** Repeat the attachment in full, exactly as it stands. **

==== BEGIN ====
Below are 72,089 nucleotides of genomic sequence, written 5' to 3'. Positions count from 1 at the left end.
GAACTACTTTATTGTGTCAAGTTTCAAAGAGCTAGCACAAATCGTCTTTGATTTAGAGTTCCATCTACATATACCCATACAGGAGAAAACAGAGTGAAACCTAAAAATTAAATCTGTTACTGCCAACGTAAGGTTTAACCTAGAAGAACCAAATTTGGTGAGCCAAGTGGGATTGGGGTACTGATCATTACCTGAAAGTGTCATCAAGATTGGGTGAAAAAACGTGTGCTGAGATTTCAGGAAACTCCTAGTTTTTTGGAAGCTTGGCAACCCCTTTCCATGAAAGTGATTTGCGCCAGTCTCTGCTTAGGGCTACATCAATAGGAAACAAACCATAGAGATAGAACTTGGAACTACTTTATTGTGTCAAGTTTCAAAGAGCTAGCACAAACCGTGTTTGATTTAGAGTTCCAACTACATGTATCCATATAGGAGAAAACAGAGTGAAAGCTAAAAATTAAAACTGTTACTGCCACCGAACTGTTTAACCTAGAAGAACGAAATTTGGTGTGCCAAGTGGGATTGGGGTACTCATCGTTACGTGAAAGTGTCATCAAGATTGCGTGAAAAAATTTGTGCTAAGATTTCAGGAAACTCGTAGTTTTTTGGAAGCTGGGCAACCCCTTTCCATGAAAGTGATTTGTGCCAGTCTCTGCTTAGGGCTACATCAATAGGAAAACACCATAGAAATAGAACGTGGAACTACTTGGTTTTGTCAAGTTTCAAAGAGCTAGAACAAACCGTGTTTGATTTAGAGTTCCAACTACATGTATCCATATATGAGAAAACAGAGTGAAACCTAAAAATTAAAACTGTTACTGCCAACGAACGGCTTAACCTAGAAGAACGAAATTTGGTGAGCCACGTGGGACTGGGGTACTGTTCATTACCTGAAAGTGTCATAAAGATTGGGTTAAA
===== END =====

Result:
Below are 72,089 nucleotides of genomic sequence, written 5' to 3'. Positions count from 1 at the left end.
GAACTACTTTATTGTGTCAAGTTTCAAAGAGCTAGCACAAATCGTCTTTGATTTAGAGTTCCATCTACATATACCCATACAGGAGAAAACAGAGTGAAACCTAAAAATTAAATCTGTTACTGCCAACGTAAGGTTTAACCTAGAAGAACCAAATTTGGTGAGCCAAGTGGGATTGGGGTACTGATCATTACCTGAAAGTGTCATCAAGATTGGGTGAAAAAACGTGTGCTGAGATTTCAGGAAACTCCTAGTTTTTTGGAAGCTTGGCAACCCCTTTCCATGAAAGTGATTTGCGCCAGTCTCTGCTTAGGGCTACATCAATAGGAAACAAACCATAGAGATAGAACTTGGAACTACTTTATTGTGTCAAGTTTCAAAGAGCTAGCACAAACCGTGTTTGATTTAGAGTTCCAACTACATGTATCCATATAGGAGAAAACAGAGTGAAAGCTAAAAATTAAAACTGTTACTGCCACCGAACTGTTTAACCTAGAAGAACGAAATTTGGTGTGCCAAGTGGGATTGGGGTACTCATCGTTACGTGAAAGTGTCATCAAGATTGCGTGAAAAAATTTGTGCTAAGATTTCAGGAAACTCGTAGTTTTTTGGAAGCTGGGCAACCCCTTTCCATGAAAGTGATTTGTGCCAGTCTCTGCTTAGGGCTACATCAATAGGAAAACACCATAGAAATAGAACGTGGAACTACTTGGTTTTGTCAAGTTTCAAAGAGCTAGAACAAACCGTGTTTGATTTAGAGTTCCAACTACATGTATCCATATATGAGAAAACAGAGTGAAACCTAAAAATTAAAACTGTTACTGCCAACGAACGGCTTAACCTAGAAGAACGAAATTTGGTGAGCCACGTGGGACTGGGGTACTGTTCATTACCTGAAAGTGTCATAAAGATTGGGTTAAA